Red Sienna Pride pears to hit Aussie supermarket shelves
For the Georgopoulos family, a bold new variety of pear is the true fruit of their late son's labour of love.
The Red Sienna Pride, a deep red fruit, was a vision driven by GV Independent Packers co-founder, James Georgopoulos, to shake up the industry.
James died in 2016, aged just 25, but the fruit was the legacy he left behind for his Shepparton-based family.
"James' legacy holds behind this Red Sienna Pride, where he worked quite hard to get a pear that was so different to the old green pear," James' father, Chris Georgopoulos, said.
"He knew as a young farmer when he first came on board we had to rejuvenate the pear industry.
"He said 'it's got to stand out, Dad'."
Stand out it does, with the red velvet-coloured pear described as having a distinct stout stem and similar shaping of a Packham pear.
The Red Sienna Pride, pioneered by James Georgopoulos, was named for his daughter Sienna.
Developing the sweet treat
James' work began when he stumbled across a red pear variety and teamed with a nursery to develop his vision.
It was an exciting time in James' life, announcing at Christmas, 2014, that he and his partner were expecting their first child.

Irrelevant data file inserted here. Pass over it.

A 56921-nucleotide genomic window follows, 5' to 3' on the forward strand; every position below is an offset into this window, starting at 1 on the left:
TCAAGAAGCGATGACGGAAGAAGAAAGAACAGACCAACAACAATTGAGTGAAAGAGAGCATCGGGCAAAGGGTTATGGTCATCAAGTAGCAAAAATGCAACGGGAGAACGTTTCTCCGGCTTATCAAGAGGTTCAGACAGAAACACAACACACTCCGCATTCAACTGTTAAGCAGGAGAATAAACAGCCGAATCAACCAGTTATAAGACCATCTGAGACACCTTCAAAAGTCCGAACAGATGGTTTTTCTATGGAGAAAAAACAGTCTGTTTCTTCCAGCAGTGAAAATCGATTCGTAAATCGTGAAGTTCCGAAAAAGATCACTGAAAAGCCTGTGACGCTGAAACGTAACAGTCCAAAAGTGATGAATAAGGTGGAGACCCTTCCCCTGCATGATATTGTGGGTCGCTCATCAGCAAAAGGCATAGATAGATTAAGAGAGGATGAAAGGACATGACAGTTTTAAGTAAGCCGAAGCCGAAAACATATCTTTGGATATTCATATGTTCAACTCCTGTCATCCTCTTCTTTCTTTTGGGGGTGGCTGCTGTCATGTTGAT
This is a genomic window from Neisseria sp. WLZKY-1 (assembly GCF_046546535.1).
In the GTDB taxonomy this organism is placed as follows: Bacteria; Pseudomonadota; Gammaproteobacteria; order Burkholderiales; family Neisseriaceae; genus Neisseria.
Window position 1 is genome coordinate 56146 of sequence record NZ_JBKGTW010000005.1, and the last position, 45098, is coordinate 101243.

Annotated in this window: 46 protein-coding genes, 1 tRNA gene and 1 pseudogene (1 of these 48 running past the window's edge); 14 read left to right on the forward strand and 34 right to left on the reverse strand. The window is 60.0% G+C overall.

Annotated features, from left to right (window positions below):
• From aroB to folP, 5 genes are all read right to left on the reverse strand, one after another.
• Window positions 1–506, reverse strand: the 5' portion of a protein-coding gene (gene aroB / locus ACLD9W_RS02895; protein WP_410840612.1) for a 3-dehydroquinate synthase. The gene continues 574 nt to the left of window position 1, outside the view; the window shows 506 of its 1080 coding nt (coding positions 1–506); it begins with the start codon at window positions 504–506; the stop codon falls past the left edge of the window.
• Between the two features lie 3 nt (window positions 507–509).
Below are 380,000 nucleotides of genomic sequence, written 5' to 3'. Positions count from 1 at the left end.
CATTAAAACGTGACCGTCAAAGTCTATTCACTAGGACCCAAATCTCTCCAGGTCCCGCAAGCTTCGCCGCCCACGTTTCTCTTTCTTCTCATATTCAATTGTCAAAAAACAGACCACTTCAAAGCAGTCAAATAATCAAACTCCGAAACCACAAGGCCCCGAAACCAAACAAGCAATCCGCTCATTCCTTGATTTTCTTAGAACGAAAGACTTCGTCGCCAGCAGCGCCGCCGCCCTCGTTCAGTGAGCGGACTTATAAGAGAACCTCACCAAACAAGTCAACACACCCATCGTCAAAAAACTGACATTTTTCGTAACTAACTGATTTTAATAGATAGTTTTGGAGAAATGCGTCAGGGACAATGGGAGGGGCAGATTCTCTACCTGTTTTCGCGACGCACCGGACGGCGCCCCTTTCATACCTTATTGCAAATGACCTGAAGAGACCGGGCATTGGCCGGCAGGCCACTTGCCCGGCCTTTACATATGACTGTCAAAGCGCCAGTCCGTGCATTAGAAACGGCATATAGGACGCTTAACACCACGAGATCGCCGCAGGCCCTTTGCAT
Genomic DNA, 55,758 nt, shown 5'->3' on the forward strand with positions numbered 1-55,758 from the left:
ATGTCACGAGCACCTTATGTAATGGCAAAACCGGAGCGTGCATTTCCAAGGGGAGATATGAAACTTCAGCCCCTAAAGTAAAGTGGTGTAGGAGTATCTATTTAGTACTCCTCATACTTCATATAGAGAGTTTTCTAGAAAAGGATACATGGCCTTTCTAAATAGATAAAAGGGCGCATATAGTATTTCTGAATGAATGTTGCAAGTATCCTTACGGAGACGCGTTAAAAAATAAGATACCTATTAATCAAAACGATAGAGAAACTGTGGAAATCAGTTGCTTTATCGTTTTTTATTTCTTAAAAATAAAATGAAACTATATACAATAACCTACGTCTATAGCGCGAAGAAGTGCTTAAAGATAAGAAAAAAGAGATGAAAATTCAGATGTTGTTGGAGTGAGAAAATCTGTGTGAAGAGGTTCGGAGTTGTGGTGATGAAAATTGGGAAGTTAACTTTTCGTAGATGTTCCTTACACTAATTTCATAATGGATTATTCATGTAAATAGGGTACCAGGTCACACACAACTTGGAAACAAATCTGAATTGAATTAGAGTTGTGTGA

A short time later while holidaying in Yarrawonga, he noticed a pain in his side.
He was soon diagnosed with stage four bowel cancer.
James welcomed his beloved daughter, Sienna, into the world in July 2015, and was able to spend eight months with her before passing away in March, 2016.
Throughout those months, his mission to develop the pear remained.
"He wasn't concentrating too much on the farm, but he was actually concentrating on developing this red pear with the nurseries," Mr Georgopoulos said.
The Red Sienna Pride name paid tribute to both James' daughter and his work in developing the variety.
The first commercial crop was harvested last year, and the family is now looking at increasing that production for the next two or three years, with planting underway of 150,000 trees for the upcoming season.
They have signed an exclusivity agreement with Coles, and said there is huge potential in the export market, where 30 per cent of their produce already goes and networks with foreign supermarkets have been built.
"We gave them some samples this year and they were absolutely astounded with the quality and the colour so the potential is looking really good," Chris said.
"We just want to continue his legacy, it is the most important part of our business."
Source: ABC Rural